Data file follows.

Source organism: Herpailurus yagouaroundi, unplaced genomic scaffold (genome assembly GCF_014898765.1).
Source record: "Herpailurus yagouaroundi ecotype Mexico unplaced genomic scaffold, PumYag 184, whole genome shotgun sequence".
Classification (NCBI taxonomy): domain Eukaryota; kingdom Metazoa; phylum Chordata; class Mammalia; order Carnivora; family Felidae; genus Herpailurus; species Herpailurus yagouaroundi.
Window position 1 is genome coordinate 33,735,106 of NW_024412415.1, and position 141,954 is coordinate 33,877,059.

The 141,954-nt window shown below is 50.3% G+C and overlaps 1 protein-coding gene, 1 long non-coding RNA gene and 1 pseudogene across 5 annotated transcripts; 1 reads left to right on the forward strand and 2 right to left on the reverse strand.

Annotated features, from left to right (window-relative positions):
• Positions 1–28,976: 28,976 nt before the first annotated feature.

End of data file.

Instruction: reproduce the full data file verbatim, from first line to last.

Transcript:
Source organism: Herpailurus yagouaroundi, unplaced genomic scaffold (genome assembly GCF_014898765.1).
Source record: "Herpailurus yagouaroundi ecotype Mexico unplaced genomic scaffold, PumYag 184, whole genome shotgun sequence".
Classification (NCBI taxonomy): domain Eukaryota; kingdom Metazoa; phylum Chordata; class Mammalia; order Carnivora; family Felidae; genus Herpailurus; species Herpailurus yagouaroundi.
Window position 1 is genome coordinate 33,735,106 of NW_024412415.1, and position 141,954 is coordinate 33,877,059.

The 141,954-nt window shown below is 50.3% G+C and overlaps 1 protein-coding gene, 1 long non-coding RNA gene and 1 pseudogene across 5 annotated transcripts; 1 reads left to right on the forward strand and 2 right to left on the reverse strand.

Annotated features, from left to right (window-relative positions):
• Positions 1–28,976: 28,976 nt before the first annotated feature.